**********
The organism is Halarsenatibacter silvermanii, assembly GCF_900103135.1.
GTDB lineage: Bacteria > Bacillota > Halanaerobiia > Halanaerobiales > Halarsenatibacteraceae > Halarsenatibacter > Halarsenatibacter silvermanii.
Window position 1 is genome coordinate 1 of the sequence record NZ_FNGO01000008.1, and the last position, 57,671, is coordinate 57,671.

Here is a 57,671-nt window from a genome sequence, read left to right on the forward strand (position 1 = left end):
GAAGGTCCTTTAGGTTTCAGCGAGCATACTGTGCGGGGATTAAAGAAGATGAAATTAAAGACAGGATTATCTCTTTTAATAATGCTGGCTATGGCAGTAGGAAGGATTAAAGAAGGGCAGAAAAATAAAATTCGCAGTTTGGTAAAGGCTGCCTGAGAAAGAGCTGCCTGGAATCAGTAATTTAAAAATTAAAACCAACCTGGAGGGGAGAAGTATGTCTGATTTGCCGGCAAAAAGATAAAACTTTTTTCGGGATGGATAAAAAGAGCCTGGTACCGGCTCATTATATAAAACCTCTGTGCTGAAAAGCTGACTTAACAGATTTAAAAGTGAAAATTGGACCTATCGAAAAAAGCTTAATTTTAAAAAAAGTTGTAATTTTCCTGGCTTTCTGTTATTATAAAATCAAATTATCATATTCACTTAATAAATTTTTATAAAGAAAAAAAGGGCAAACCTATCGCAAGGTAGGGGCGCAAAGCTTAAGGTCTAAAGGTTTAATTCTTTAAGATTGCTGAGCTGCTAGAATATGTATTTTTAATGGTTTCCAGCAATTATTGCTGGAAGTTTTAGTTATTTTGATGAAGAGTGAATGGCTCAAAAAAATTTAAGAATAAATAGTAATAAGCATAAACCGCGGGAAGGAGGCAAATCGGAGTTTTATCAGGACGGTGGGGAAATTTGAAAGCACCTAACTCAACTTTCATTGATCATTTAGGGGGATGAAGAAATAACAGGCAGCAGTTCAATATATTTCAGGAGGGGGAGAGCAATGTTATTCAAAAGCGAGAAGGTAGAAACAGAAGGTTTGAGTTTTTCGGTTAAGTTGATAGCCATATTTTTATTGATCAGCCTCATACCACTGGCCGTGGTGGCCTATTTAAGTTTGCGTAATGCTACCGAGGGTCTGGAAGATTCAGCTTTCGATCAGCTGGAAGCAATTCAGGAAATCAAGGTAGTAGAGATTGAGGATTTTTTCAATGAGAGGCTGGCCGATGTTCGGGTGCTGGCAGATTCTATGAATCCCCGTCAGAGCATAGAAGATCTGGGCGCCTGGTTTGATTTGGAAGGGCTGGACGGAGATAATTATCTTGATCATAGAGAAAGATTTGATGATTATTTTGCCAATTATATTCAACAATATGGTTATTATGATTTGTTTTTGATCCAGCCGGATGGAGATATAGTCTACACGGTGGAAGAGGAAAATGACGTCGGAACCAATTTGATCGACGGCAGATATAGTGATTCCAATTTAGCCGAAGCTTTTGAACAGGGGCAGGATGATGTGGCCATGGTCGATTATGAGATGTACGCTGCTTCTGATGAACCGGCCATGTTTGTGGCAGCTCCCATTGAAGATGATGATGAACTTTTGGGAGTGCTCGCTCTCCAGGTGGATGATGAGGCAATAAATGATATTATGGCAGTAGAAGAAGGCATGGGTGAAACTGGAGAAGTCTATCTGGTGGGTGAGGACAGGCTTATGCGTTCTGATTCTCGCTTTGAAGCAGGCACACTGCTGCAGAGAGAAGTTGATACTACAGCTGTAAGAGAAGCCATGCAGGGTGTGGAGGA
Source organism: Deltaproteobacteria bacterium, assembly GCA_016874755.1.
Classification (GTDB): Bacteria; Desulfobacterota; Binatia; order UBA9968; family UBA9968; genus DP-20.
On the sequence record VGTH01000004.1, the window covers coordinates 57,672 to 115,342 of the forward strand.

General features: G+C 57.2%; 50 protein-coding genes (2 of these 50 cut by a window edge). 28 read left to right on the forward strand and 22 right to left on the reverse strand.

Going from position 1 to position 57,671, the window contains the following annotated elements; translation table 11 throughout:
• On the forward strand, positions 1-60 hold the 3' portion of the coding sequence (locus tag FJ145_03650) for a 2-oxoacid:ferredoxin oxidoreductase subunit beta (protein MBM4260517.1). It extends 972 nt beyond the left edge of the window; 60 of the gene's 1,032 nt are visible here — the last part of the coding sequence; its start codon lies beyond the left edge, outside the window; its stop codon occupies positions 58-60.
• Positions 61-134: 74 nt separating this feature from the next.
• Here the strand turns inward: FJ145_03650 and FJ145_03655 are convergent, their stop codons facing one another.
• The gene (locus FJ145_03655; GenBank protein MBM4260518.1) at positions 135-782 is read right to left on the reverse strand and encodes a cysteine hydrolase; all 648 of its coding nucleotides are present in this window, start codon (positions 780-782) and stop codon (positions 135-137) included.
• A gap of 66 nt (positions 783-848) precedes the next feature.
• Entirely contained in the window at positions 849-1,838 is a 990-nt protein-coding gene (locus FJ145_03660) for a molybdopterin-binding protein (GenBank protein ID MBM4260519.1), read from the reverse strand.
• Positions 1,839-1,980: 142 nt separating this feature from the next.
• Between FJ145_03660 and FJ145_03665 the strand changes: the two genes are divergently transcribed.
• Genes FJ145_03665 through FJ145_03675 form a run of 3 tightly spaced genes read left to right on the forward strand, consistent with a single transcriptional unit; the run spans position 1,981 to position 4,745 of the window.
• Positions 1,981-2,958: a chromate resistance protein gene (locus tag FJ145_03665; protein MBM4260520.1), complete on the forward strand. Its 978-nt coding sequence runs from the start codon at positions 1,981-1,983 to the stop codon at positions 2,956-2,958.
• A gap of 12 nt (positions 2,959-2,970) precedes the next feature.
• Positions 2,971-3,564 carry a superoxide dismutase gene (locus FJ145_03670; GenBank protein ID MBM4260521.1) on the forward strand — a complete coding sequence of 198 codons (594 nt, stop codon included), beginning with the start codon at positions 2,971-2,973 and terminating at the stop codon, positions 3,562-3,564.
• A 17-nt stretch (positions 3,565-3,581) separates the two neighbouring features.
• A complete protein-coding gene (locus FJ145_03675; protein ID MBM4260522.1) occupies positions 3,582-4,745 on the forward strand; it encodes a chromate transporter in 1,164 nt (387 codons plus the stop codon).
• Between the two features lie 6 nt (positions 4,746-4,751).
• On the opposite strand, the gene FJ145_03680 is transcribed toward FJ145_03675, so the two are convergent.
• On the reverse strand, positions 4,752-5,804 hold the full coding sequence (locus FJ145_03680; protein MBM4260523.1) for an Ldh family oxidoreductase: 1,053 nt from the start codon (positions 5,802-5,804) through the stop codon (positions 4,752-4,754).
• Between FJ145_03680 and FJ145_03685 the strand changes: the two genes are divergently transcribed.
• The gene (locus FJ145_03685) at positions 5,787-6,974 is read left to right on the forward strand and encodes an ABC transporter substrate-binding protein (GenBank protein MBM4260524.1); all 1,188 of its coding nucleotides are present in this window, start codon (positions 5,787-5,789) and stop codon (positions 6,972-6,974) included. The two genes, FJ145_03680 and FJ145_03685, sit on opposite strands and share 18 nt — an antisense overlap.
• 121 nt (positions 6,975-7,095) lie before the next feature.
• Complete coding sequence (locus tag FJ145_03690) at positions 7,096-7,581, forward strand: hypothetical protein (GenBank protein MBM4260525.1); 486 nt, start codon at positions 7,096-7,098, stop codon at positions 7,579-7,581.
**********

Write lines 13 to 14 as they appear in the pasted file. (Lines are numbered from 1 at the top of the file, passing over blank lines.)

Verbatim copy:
• Here the strand turns inward: FJ145_03650 and FJ145_03655 are convergent, their stop codons facing one another.
• The gene (locus FJ145_03655; GenBank protein MBM4260518.1) at positions 135-782 is read right to left on the reverse strand and encodes a cysteine hydrolase; all 648 of its coding nucleotides are present in this window, start codon (positions 780-782) and stop codon (positions 135-137) included.